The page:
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Extra Extra Monday: Several enterprise stories tackle gun control issues
The Washington Post
Review of FBI forensics does not extend to federally trained state, local examiners
The Washington Post reports that thousands of criminal cases at the state and local level may have relied on exaggerated testimony or false forensic evidence to convict defendants of murder, rape and other felonies, according to former FBI agents.
The Journal News
The gun owner next door: What you don't know about the weapons in your neighborhood
“In the wake of the mass shooting at Sandy Hook Elementary School in Newtown, Conn., and amid renewed nationwide calls for stronger gun control, some Lower Hudson Valley residents would like lawmakers to expand the amount of information the public can find out about gun owners. About 44,000 people in Westchester, Rockland and Putnam — one out of every 23 adults — are licensed to own a handgun.”
The Seattle Times
Prosecutors here cracking down on felons with guns
"Felons prosecuted for firearms face long prison sentences under federal law, and U.S. Attorney Jenny Durkan is using the law to crack down on career criminals in Western Washington. Cases referred for felons-with-guns charges have increased 45 percent here in the past three years."
The San Francisco Chronicle
Gun sales booming in Nevada
"State officials said 2,383 firearms transactions were recorded statewide last weekend, Friday through Sunday. It's unknown how many of those were assault weapons, like the kind used in the Connecticut shooting, because new laws - backed by Nevada's influential gun lobby - prohibit the state from collecting specific details on gun purchases."
The Tampa Bay Times
Gaps in gun laws a boon for felons in Florida, experts say
"Permissive in some respects, Florida firearms laws unequivocally aim to prevent gun ownership by convicted felons. But that prohibition is faltering."
The Sacramento Bee
Evaluation of UC Davis Medical Center's handling of neurosurgeons is scathing
“Investigators found hospital staff repeatedly failed to intervene or raise questions about three highly unusual surgeries on brain cancer patients, according to a Bee analysis of the findings, released earlier this month by the Centers for Medicare and Medicaid Services.
In its 92-page report, the federal watchdog agency detailed the secrecy and inaction that enveloped the ‘non-standard, experimental treatments.’”
The Asbury Park Press
How greed and politics nearly destroyed the coast
Countless homes and businesses could have been saved by better dune and flood protection - if not for the people, and government, that fought against them.
The Austin American Statesman
Management positions, salary increase at DPS while state trooper pay raises languish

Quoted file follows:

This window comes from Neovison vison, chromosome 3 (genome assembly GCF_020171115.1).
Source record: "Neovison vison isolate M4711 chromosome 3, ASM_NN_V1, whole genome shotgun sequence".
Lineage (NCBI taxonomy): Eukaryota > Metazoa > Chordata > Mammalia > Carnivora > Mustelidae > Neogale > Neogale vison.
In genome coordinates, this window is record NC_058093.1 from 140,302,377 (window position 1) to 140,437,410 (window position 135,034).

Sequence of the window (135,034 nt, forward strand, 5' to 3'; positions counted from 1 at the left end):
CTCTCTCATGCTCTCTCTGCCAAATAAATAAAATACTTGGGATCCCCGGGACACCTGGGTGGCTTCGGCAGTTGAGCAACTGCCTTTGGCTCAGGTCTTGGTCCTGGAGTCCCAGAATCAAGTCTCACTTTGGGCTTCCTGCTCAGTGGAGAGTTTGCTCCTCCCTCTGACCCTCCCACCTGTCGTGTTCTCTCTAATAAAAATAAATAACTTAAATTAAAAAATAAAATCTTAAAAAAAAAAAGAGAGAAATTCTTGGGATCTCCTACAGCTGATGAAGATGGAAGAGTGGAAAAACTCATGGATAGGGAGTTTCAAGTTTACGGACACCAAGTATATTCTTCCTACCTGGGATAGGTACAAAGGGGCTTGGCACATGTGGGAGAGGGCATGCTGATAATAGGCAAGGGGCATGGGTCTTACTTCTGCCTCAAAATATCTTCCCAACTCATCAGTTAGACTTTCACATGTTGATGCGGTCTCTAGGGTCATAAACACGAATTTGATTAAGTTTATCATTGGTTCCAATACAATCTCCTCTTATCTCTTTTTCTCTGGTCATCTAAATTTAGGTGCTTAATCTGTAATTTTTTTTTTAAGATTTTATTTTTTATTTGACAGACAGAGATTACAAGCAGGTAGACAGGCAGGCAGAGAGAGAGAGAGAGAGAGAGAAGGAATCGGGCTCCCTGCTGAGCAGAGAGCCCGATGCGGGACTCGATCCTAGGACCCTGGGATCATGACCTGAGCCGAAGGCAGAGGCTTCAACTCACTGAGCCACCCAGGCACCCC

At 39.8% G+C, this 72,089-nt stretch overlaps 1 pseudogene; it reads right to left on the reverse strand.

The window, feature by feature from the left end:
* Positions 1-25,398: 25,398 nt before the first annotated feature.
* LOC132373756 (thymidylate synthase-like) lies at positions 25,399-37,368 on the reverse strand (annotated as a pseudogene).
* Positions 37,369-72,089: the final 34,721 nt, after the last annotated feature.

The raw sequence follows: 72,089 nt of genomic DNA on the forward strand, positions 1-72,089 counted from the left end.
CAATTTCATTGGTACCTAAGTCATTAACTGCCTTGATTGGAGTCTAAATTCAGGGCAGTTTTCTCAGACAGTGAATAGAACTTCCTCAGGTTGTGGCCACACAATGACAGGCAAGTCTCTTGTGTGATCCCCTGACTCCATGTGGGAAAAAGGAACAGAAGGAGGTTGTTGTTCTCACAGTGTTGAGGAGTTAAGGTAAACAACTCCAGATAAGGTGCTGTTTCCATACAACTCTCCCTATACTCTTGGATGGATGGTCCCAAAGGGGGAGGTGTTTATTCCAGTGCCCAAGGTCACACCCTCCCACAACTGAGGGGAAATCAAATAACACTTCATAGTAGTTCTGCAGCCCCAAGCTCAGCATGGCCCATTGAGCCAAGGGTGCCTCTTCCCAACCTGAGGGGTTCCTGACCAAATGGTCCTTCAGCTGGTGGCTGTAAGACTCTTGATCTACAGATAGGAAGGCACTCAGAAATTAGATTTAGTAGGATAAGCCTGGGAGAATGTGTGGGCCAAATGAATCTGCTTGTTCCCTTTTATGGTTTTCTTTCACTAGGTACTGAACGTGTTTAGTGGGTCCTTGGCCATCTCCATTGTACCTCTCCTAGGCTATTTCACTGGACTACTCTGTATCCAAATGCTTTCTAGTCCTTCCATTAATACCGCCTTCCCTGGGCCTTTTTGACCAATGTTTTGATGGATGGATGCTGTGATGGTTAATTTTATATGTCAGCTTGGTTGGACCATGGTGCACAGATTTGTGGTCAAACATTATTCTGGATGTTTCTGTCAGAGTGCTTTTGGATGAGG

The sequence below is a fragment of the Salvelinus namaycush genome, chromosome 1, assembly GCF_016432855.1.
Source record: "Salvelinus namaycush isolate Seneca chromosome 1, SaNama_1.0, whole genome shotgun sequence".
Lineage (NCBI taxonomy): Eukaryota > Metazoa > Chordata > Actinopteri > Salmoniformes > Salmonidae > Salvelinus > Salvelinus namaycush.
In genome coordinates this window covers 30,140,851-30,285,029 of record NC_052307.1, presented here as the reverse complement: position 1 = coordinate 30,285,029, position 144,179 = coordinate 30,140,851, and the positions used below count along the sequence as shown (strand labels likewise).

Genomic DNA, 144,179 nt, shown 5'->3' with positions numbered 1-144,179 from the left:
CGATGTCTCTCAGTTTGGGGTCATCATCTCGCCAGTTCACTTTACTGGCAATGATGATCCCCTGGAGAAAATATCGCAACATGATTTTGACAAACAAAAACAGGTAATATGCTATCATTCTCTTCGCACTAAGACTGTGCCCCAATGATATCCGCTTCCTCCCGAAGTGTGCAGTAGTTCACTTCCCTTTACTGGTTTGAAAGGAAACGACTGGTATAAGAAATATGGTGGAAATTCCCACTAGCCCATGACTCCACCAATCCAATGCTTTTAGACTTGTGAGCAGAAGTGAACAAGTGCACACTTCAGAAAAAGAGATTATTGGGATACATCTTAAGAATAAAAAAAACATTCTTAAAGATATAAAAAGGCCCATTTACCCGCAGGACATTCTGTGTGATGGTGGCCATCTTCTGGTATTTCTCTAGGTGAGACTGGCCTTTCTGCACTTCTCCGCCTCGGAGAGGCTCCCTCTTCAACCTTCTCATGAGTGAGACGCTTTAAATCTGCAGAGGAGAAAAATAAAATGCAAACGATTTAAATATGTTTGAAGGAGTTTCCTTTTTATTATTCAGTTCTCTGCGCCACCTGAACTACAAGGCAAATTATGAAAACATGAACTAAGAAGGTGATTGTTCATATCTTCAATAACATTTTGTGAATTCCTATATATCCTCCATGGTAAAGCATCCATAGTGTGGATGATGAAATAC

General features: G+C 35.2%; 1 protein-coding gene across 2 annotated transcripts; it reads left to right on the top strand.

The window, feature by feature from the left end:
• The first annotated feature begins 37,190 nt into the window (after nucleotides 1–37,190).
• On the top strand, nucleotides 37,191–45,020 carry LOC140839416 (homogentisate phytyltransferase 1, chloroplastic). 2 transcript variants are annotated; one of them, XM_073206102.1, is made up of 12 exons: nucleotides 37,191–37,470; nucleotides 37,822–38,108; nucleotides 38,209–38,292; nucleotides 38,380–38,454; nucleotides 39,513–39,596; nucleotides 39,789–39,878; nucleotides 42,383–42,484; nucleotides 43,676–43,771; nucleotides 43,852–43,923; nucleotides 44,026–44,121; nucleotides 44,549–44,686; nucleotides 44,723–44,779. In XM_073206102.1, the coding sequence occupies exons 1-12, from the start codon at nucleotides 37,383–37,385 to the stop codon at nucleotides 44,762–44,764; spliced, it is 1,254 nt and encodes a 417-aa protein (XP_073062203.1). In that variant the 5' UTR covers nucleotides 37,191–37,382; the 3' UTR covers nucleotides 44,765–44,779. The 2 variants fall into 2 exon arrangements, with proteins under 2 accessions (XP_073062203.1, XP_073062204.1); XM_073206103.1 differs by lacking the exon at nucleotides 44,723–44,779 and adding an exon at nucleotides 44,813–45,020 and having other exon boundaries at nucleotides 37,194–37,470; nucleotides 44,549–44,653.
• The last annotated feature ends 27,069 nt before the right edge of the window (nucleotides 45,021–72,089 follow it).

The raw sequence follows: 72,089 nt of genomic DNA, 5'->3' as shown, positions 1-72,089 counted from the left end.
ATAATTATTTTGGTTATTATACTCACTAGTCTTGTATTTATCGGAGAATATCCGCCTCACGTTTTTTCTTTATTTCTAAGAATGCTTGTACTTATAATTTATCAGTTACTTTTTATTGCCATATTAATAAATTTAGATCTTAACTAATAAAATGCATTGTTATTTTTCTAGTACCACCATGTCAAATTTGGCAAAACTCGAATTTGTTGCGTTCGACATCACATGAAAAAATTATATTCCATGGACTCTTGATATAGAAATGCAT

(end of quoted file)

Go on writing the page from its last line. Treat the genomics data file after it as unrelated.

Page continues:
For the past 10 years, the State Auditor’s Office has recommended that pay for state law enforcement officers be increased to compete with cities such as Austin, where the mid-range pay for a police officer is $74,705 per year compared to $61,793 for a state trooper. While trooper pay is capped at that level even after 20 years of service, veteran police officers can earn up to $95,464, according to the auditor.
Where LIPA's money went: Billions spent to get power; not enough spent to protect it
“No matter how hot it got on summer's hottest day, with all of the Island's air conditioners at full blast, the Long Island Power Authority wanted to have more than enough electricity to deliver to its customers. And it did just that -- even if it meant spending billions of ratepayer dollars on questionable deals, Newsday has found.”
The Boston Globe
The story behind Mitt Romney’s loss in the presidential campaign to President Obama
“A reconstruction by the Globe of how the campaign unfolded shows that Romney’s problems went deeper than is widely understood. His campaign made a series of costly financial, strategic, and political mistakes that, in retrospect, all but assured the candidate’s defeat, given the revolutionary turnout tactics and tactical smarts of President Obama’s operation.”
The Arizona Republic
Saving Arizona’s Children: A system still in crisis
State leaders set out last year to reform the agency tasked with protecting Arizona's most vulnerable citizens. Twelve months later, Child Protective Services remains overwhelmed by children in need and the toll of budget cuts.
Los Angeles Times
Pot farms wreaking havoc on Northern California environment
“Burgeoning marijuana growing operations are sucking millions of gallons of water from coho salmon lifelines and taking other environmental tolls, scientists say.”